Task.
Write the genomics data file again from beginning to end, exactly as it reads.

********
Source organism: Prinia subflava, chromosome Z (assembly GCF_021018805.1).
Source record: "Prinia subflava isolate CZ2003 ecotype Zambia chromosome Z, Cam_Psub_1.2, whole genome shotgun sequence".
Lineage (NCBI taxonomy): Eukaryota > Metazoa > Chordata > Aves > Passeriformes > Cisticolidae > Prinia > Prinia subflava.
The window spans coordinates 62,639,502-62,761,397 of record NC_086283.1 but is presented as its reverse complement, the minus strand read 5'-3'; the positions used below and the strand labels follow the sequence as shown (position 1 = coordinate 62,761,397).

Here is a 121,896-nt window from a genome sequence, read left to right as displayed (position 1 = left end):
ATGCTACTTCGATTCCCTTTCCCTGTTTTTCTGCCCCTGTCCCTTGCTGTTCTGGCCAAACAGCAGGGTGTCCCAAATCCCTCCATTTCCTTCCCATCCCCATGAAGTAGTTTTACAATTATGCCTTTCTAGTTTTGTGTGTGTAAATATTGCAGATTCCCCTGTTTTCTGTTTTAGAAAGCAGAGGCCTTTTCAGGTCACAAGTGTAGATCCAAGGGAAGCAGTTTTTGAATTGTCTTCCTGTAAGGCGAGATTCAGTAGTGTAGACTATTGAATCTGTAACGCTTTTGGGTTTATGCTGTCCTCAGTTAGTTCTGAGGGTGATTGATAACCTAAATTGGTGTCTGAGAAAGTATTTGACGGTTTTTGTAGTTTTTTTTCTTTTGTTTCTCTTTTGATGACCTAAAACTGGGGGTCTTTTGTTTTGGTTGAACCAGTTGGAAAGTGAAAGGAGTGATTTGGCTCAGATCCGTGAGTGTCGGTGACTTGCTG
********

Source organism: Prinia subflava, chromosome Z (assembly GCF_021018805.1).
Source record: "Prinia subflava isolate CZ2003 ecotype Zambia chromosome Z, Cam_Psub_1.2, whole genome shotgun sequence".
Lineage (NCBI taxonomy): Eukaryota > Metazoa > Chordata > Aves > Passeriformes > Cisticolidae > Prinia > Prinia subflava.
The window spans coordinates 62,639,502-62,761,397 of record NC_086283.1 but is presented as its reverse complement, the minus strand read 5'-3'; the positions used below and the strand labels follow the sequence as shown (position 1 = coordinate 62,761,397).

Here is a 121,896-nt window from a genome sequence, read left to right as displayed (position 1 = left end):
ATGCTACTTCGATTCCCTTTCCCTGTTTTTCTGCCCCTGTCCCTTGCTGTTCTGGCCAAACAGCAGGGTGTCCCAAATCCCTCCATTTCCTTCCCATCCCCATGAAGTAGTTTTACAATTATGCCTTTCTAGTTTTGTGTGTGTAAATATTGCAGATTCCCCTGTTTTCTGTTTTAGAAAGCAGAGGCCTTTTCAGGTCACAAGTGTAGATCCAAGGGAAGCAGTTTTTGAATTGTCTTCCTGTAAGGCGAGATTCAGTAGTGTAGACTATTGAATCTGTAACGCTTTTGGGTTTATGCTGTCCTCAGTTAGTTCTGAGGGTGATTGATAACCTAAATTGGTGTCTGAGAAAGTATTTGACGGTTTTTGTAGTTTTTTTTCTTTTGTTTCTCTTTTGATGACCTAAAACTGGGGGTCTTTTGTTTTGGTTGAACCAGTTGGAAAGTGAAAGGAGTGATTTGGCTCAGATCCGTGAGTGTCGGTGACTTGCTG